Wednesday, 30 June 2010


When you first purchase your DSLR and walk out of the shop with it. You do not purchase the skills or knowledge to make you a professional photographer. Your camera is just a tool.

These days you can hardly turn around without someone offering you training. You can go and find out about some new aspect of photography or simply brush up on your skills. There is so much choice

How do you decide whether you need training, what the right course might be for you and whether the course comes up to scratch or is a complete waste of money..

You need to be honest with yourself about where you are on a personal level, and what areas of your skills or business may need bolstering. It’s worth pointing out straight away that training is in no way an admission of weakness. The best photographers even those that have been big names for years take on training.

Be honest with yourself and take on the type of training you need. It maybe to further your business skills, or marketing skills

You may have just bought your first DSLR and want to get the most out of it Nikon

Training courses start from the very basic right through to one to one training

Speak to any photographer and almost all have had some aspect of training

So where do you start? That really depends on your skills.
You could do an on line course with the Open university T189

I highly recommend joining a camera/photographic club as these offer members many free workshops. Also most camera clubs have a few experts in different genres such as portrait, Landscape

If your seriously considering making your hobby a business.
Then a course in business and marketing is a crucial fist step. Many people do not realise that actually photography is about 10% of a pros work.
Marketing skills is one of the most important aspects of running a photography business.

Next would be understanding photo shop and creating a workflow. Understanding how to design albums and source products, How to create slideshows and on line galleries maybe build your own website.

Next would come hands on experience courses mainly done in small groups.
These can involve one day workshops working on lighting, wedding poses,portraits and many many more.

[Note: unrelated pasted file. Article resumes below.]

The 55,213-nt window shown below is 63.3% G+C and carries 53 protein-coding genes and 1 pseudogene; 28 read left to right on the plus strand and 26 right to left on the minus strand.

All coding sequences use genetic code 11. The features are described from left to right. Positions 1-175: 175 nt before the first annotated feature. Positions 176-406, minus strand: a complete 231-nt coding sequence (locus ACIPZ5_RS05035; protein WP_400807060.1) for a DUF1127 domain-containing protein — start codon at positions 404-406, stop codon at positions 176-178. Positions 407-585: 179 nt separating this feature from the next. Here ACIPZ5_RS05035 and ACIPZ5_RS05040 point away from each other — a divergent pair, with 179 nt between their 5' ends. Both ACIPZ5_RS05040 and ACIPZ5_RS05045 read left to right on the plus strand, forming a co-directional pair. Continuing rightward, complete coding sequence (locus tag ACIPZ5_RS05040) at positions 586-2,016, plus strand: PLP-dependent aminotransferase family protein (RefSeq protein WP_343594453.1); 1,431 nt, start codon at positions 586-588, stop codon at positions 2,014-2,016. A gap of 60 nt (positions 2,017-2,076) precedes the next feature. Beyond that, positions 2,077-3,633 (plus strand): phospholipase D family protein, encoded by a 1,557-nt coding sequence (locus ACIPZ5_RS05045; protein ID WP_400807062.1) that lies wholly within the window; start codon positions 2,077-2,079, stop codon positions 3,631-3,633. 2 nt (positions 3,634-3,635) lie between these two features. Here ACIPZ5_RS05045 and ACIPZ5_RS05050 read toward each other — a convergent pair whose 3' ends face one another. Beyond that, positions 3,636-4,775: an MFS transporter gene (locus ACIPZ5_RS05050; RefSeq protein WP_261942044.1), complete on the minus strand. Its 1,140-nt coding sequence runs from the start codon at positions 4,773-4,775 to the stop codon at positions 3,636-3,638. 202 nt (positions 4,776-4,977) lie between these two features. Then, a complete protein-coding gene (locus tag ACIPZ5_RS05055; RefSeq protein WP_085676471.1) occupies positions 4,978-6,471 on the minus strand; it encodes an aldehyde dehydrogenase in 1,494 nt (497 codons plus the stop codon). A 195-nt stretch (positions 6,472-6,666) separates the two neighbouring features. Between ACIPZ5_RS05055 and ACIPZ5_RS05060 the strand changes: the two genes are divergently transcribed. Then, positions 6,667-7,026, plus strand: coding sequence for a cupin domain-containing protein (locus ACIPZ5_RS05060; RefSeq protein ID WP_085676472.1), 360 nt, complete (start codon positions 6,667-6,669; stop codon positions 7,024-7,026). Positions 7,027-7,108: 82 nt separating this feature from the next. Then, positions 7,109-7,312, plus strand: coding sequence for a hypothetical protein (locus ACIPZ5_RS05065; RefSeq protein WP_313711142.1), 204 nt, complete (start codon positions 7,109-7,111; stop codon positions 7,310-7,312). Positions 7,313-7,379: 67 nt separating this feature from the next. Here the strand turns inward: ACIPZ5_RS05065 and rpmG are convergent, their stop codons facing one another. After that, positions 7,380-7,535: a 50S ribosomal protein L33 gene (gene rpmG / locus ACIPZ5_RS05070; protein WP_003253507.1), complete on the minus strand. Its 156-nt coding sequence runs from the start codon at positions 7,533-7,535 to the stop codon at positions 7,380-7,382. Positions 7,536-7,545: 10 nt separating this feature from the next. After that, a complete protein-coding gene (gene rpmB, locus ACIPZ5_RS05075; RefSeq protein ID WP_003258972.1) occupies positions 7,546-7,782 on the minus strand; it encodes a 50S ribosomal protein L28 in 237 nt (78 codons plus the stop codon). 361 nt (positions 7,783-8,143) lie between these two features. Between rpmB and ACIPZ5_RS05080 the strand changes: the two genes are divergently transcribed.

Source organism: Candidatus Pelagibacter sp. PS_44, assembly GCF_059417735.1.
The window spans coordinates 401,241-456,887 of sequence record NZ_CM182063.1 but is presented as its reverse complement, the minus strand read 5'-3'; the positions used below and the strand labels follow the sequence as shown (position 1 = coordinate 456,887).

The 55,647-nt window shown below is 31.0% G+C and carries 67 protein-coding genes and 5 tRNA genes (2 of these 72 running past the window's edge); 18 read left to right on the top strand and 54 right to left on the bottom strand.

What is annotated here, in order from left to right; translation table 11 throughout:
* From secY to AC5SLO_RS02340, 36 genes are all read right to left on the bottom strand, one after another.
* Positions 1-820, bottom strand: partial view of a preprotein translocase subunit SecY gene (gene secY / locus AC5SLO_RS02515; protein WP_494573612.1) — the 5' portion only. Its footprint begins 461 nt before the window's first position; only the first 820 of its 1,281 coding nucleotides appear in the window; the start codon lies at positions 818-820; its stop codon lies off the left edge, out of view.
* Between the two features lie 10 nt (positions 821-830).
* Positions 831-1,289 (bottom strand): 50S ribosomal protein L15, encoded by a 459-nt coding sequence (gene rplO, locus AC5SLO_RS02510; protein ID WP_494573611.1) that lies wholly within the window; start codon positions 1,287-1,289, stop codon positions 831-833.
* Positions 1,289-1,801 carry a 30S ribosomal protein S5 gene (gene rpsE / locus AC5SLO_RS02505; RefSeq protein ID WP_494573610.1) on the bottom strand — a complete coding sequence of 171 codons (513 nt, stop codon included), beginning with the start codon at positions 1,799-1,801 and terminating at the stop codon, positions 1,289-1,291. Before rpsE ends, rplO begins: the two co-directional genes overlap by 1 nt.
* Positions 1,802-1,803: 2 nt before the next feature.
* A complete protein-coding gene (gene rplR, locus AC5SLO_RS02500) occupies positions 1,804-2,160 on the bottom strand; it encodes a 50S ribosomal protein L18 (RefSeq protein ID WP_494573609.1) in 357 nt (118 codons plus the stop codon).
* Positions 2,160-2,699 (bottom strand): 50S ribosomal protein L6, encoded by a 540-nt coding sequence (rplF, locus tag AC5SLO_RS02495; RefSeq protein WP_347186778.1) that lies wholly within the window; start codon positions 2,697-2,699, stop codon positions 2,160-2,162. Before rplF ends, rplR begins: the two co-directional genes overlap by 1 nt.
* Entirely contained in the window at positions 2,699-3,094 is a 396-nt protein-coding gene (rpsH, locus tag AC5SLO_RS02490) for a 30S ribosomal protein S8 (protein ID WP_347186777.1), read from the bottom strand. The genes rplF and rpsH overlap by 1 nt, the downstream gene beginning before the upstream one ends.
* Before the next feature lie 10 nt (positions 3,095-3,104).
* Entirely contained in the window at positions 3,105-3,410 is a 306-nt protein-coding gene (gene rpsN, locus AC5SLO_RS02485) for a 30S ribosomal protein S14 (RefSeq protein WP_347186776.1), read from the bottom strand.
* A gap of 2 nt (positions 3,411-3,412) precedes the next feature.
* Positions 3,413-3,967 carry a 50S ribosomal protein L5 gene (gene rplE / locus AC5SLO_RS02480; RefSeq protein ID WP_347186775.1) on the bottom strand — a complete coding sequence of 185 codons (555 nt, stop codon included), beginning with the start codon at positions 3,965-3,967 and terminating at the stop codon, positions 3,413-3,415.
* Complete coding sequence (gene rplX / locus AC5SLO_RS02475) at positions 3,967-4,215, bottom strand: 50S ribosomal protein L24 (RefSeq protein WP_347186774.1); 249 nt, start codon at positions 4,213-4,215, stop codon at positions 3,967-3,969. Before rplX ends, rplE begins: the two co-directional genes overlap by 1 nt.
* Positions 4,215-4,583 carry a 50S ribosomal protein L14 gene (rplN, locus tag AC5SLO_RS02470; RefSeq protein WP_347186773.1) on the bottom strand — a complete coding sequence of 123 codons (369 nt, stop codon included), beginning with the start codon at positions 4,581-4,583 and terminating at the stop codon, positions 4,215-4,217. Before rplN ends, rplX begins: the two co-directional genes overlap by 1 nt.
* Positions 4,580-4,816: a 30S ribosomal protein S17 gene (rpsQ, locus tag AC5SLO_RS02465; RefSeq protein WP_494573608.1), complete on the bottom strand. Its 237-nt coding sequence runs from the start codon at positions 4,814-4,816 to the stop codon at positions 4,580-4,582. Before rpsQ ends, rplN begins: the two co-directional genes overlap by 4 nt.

Training isn’t just for the professional you may just want to take better images of your family or have been asked to capture a friends wedding. Maybe you would  like to produce better landscapes to hang on your wall or give to friends or abstract arty images to sell locally.

Some training course are run as photographic holidays

I have undertaken a fair amount of training myself in Lifestyle portraits, Wedding photography, business and marketing as well as training in photoshop and other digital media. This helps me give my clients the very best up to date products 

Friday, 25 June 2010


The sun is out the sky is blue and you have your camera ready to take pictures, maybe you want to get some pictures of your children having fun on the beach.

What a wonderful bright sunny day for you to be out on. What a nightmare for your camera.
Lots of friends ask me why when the sun is shinning do their photos come out so bad why are my children all dark?

Simple answer is your camera does not see the child or object you’re taking it reads the light and there is nothing much brighter then sunlight.

To expose people correctly in your pictures you need to use a flashgun, yes a flashgun on a sunny day

The term used is FILL FLASH you set your camera exposure for the light reading it takes then place your flashgun at 2/3 of its power and take your picture. Wow no harsh shadows on your subject.

You can also purchase a small 3 in 1 reflector to add a warming tone to a person skin or to deflect light from a flower.

If your on the beach remember sand and water to reflect light making the work for your camera even harder, At all times keep your camera free of sand and avoid salt water.

You may be down the beach when the sunsets how ever tempted you are DO NOT point your camera directly at the sun not only can it harm your eyes it also harms your lens. Focus your pictures slightly away from the sun to prevent lens damage. The digital camera lens is just like and eye and too much direct light will damage the lens.

If you have been asked to take a friends wedding pictures on a sunny day. Be warned sunshine is great for the bride, but not great for taking photos if you lack understanding of how your camera reads light.

If you do not understand fully your camera and lens you will end up with images that have over highlighted and lost detail in the dress, harsh shadows on the skin, over highlighted skin tones on the foreheads of people, unfortunately even with the best Photoshop equipment burnt out highlights can not be bought back.

It’s a one off day that you can’t retake if you get it wrong. This is why people pay the extra money for a professional